Combustible Celluloid

Phone Booth (2003)

3 Stars (out of 4)

Ringing True

By Jeffrey M. Anderson

Buy Phone Booth on DVD.

When the title card "Written by Larry Cohen" comes up on the new movie Phone Booth, it's like hearing a favorite old song.

Cohen is one of the hardest-working and longest-lasting filmmakers in the realm known as the 'B' film. His first feature writing credit came on Burt Kennedy's 1966 Western Return of the Seven and since then he has written and/or directed Black Caesar, Hell Up in Harlem, It's Alive! (and its two sequels), God Told Me To, Q: The Winged Serpent, The Stuff, Maniac Cop (and its sequel), The Ambulance and Original Gangstas.

From time to time, Cohen manages to reach through to the mainstream, providing screenplays for the likes of Sidney Lumet (Guilty as Sin), Abel Ferrara (Body Snatchers) and now Joel Schumacher.

So what we have is a mainstream Hollywood flick with true 'B' movie credibility. And for most of its lean 81 minutes, Phone Booth crackles with the raw energy of a filmmaker who has nothing to lose.

Colin Farrell (whom Schumacher "discovered" and cast in his underrated Tigerland) stars as Stu Shepard, a slick, selfish New York publicist -- the kind of guy who rarely puts down his cell phone. He makes a few fast-paced deals, then slinks off to telephone his secret crush. See, Stu is already married. So he can't tell his new girlfriend Pamela (Katie Holmes) about his wife, nor can he call her on his cell phone, for fear that his wife (Radha Mitchell) will notice the call on the phone bill.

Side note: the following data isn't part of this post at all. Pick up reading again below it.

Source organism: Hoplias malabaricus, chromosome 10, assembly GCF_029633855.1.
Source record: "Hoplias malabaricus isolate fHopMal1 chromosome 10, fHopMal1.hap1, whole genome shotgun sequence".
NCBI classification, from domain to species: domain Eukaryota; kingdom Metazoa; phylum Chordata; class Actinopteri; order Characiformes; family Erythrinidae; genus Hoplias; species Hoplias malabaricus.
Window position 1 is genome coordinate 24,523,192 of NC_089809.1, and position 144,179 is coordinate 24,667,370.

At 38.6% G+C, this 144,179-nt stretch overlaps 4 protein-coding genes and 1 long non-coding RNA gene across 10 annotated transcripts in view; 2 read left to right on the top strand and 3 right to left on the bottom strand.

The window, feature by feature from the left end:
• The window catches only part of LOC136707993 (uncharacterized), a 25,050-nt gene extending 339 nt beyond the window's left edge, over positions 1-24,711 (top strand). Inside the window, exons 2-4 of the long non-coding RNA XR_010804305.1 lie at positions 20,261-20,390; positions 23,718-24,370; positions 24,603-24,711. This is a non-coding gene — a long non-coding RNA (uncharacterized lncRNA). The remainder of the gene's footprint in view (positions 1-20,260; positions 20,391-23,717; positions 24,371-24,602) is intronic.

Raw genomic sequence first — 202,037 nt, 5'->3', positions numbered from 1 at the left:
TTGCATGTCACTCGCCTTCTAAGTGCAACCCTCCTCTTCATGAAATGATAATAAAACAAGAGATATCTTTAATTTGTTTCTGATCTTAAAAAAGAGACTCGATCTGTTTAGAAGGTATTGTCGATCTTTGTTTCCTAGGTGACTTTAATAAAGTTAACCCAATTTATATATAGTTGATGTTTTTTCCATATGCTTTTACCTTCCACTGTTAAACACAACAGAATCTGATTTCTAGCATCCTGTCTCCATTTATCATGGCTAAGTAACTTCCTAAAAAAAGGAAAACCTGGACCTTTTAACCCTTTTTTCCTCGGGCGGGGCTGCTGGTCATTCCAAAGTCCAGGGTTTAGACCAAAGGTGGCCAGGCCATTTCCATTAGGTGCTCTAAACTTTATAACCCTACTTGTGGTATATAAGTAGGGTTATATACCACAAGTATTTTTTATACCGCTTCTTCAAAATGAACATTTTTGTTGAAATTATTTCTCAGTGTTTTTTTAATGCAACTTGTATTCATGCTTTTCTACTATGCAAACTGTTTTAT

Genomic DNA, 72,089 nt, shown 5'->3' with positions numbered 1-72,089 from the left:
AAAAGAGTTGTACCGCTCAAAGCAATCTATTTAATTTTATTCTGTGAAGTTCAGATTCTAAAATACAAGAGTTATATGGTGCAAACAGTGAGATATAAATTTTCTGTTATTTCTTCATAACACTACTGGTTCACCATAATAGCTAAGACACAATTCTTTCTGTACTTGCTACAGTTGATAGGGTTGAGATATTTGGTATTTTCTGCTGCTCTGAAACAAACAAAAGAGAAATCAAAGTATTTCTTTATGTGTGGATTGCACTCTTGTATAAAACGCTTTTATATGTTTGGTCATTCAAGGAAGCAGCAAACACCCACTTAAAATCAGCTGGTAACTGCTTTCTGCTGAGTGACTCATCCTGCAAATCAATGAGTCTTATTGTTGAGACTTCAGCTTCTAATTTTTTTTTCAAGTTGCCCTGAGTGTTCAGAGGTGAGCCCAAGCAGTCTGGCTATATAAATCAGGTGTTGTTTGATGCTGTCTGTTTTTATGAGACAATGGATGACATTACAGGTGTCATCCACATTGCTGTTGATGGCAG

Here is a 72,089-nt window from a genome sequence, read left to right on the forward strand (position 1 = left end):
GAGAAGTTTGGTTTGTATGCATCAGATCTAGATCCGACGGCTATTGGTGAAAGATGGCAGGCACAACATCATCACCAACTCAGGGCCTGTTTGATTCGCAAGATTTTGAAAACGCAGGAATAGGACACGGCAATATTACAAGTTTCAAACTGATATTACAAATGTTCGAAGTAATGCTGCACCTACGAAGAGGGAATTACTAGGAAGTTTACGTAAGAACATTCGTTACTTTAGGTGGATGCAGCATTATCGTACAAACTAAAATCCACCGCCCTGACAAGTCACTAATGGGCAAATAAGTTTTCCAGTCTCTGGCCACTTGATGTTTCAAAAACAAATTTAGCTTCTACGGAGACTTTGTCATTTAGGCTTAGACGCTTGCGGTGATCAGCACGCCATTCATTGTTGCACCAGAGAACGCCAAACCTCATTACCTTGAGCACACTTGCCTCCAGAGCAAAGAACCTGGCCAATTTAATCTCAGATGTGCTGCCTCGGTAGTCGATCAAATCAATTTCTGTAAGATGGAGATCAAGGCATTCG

So every day, Stu plunks some change into one of New York's few remaining phone booths to call Pamela. Today's call goes fine, but for some reason a pizza guy tries to deliver him a pie while he's in the booth. Then the phone rings and Stu answers it. It's from an unseen sniper (voiced by Kiefer Sutherland) who has a high-powered rifle pointed at him. If he hangs up, he's a dead man. If he tells anyone what's really going on, he's a dead man.

Things stay quiet for a bit until some hookers who use the booth for business sic their pimp on Stu. That scuffle brings out the cops, led by Capt. Ramey (Forest Whitaker). And the heart of the movie is a tense standoff, with each party trying to outwit the other.

Only the final 10 or so minutes fails to live up to the film's prevailing stamina. I suspect that someone else came in to re-write Cohen's original ending; whatever it was, it must have been better than this. But Cohen and Schumacher handle the meat of the film with such precision and speed that it doesn't matter.

Colin Farrell keeps up a kind of frenzied panic for the entire length of the film, and it's partially due to his presence that the thing works at all. I'm still not certain of his future as a Great Movie Star, but between this, The War Zone, Tigerland, Hart's War, Minority Report and stealing every scene in the mediocre Daredevil, he's off to a tremendous start.

And there's no question that Schumacher is at a high point in his career. After spending millions making monstrously awful summer movies, he's making small, inexpensive genre movies and clearly loving every minute of it.

As for the 64 year-old Cohen, Phone Booth is just another feather in his already heavily-plumaged hat.

DVD Details: Extras include a full-length audio commentary by director Schumacher and a theatrical trailer.

Starring: Colin Farrell, Katie Holmes, Radha Mitchell, Kiefer Sutherland, Forest Whitaker
Written by: Larry Cohen
Directed by: Joel Schumacher
MPAA Rating: R for pervasive language and some violence
Running Time: 81 minutes
Date: April 4, 2002

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